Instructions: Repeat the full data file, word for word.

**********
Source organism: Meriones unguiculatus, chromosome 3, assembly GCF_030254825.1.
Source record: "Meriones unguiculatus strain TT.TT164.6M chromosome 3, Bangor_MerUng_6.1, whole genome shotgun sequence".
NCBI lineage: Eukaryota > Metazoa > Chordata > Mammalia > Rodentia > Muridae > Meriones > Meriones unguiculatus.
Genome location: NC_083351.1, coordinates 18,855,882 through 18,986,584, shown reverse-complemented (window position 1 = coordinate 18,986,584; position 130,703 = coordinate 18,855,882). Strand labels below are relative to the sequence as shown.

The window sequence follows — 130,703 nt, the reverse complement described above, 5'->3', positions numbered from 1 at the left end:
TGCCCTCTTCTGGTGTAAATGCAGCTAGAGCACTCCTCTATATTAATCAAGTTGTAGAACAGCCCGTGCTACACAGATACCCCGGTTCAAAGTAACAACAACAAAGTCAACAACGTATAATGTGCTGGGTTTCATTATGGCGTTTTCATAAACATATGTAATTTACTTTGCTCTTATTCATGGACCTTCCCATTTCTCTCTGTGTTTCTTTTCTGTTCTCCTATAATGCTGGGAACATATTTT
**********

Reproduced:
Source organism: Meriones unguiculatus, chromosome 3, assembly GCF_030254825.1.
Source record: "Meriones unguiculatus strain TT.TT164.6M chromosome 3, Bangor_MerUng_6.1, whole genome shotgun sequence".
NCBI lineage: Eukaryota > Metazoa > Chordata > Mammalia > Rodentia > Muridae > Meriones > Meriones unguiculatus.
Genome location: NC_083351.1, coordinates 18,855,882 through 18,986,584, shown reverse-complemented (window position 1 = coordinate 18,986,584; position 130,703 = coordinate 18,855,882). Strand labels below are relative to the sequence as shown.

The window sequence follows — 130,703 nt, the reverse complement described above, 5'->3', positions numbered from 1 at the left end:
TGCCCTCTTCTGGTGTAAATGCAGCTAGAGCACTCCTCTATATTAATCAAGTTGTAGAACAGCCCGTGCTACACAGATACCCCGGTTCAAAGTAACAACAACAAAGTCAACAACGTATAATGTGCTGGGTTTCATTATGGCGTTTTCATAAACATATGTAATTTACTTTGCTCTTATTCATGGACCTTCCCATTTCTCTCTGTGTTTCTTTTCTGTTCTCCTATAATGCTGGGAACATATTTT